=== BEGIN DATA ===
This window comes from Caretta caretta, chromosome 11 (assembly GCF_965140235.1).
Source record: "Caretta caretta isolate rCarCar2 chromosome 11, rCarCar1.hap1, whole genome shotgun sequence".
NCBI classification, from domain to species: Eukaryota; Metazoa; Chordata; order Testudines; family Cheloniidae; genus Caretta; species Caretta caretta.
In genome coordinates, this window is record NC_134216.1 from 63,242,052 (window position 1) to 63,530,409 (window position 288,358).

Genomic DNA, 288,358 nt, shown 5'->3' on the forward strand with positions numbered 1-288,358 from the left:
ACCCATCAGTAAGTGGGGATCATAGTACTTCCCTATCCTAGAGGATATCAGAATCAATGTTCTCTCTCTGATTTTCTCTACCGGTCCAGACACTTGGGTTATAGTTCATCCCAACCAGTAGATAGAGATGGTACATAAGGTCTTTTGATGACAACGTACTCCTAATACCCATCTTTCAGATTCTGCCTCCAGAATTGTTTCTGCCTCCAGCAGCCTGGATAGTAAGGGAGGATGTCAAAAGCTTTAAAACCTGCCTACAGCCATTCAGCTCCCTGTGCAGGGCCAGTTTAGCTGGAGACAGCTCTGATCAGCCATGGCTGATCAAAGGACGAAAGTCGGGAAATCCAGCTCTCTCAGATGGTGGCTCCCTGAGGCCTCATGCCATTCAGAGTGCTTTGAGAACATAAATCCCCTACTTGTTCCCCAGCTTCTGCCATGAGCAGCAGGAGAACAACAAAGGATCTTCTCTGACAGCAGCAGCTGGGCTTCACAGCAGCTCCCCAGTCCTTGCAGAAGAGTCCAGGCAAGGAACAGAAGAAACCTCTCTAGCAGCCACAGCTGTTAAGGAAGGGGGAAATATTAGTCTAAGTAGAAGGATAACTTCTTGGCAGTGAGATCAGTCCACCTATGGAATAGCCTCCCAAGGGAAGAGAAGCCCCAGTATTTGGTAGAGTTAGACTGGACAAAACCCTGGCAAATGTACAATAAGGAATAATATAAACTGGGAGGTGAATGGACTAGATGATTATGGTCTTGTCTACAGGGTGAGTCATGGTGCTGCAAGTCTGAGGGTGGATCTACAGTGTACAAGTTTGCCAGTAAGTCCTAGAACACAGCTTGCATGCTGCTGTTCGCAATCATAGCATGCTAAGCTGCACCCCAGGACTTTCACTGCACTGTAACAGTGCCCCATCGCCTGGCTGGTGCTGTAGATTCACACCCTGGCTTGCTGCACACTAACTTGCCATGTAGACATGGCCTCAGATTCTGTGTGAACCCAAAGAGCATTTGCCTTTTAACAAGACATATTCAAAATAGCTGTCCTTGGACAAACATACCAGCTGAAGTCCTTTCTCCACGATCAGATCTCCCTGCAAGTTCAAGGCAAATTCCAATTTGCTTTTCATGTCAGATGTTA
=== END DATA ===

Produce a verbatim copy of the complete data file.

This window comes from Caretta caretta, chromosome 11 (assembly GCF_965140235.1).
Source record: "Caretta caretta isolate rCarCar2 chromosome 11, rCarCar1.hap1, whole genome shotgun sequence".
NCBI classification, from domain to species: Eukaryota; Metazoa; Chordata; order Testudines; family Cheloniidae; genus Caretta; species Caretta caretta.
In genome coordinates, this window is record NC_134216.1 from 63,242,052 (window position 1) to 63,530,409 (window position 288,358).

Genomic DNA, 288,358 nt, shown 5'->3' on the forward strand with positions numbered 1-288,358 from the left:
ACCCATCAGTAAGTGGGGATCATAGTACTTCCCTATCCTAGAGGATATCAGAATCAATGTTCTCTCTCTGATTTTCTCTACCGGTCCAGACACTTGGGTTATAGTTCATCCCAACCAGTAGATAGAGATGGTACATAAGGTCTTTTGATGACAACGTACTCCTAATACCCATCTTTCAGATTCTGCCTCCAGAATTGTTTCTGCCTCCAGCAGCCTGGATAGTAAGGGAGGATGTCAAAAGCTTTAAAACCTGCCTACAGCCATTCAGCTCCCTGTGCAGGGCCAGTTTAGCTGGAGACAGCTCTGATCAGCCATGGCTGATCAAAGGACGAAAGTCGGGAAATCCAGCTCTCTCAGATGGTGGCTCCCTGAGGCCTCATGCCATTCAGAGTGCTTTGAGAACATAAATCCCCTACTTGTTCCCCAGCTTCTGCCATGAGCAGCAGGAGAACAACAAAGGATCTTCTCTGACAGCAGCAGCTGGGCTTCACAGCAGCTCCCCAGTCCTTGCAGAAGAGTCCAGGCAAGGAACAGAAGAAACCTCTCTAGCAGCCACAGCTGTTAAGGAAGGGGGAAATATTAGTCTAAGTAGAAGGATAACTTCTTGGCAGTGAGATCAGTCCACCTATGGAATAGCCTCCCAAGGGAAGAGAAGCCCCAGTATTTGGTAGAGTTAGACTGGACAAAACCCTGGCAAATGTACAATAAGGAATAATATAAACTGGGAGGTGAATGGACTAGATGATTATGGTCTTGTCTACAGGGTGAGTCATGGTGCTGCAAGTCTGAGGGTGGATCTACAGTGTACAAGTTTGCCAGTAAGTCCTAGAACACAGCTTGCATGCTGCTGTTCGCAATCATAGCATGCTAAGCTGCACCCCAGGACTTTCACTGCACTGTAACAGTGCCCCATCGCCTGGCTGGTGCTGTAGATTCACACCCTGGCTTGCTGCACACTAACTTGCCATGTAGACATGGCCTCAGATTCTGTGTGAACCCAAAGAGCATTTGCCTTTTAACAAGACATATTCAAAATAGCTGTCCTTGGACAAACATACCAGCTGAAGTCCTTTCTCCACGATCAGATCTCCCTGCAAGTTCAAGGCAAATTCCAATTTGCTTTTCATGTCAGATGTTA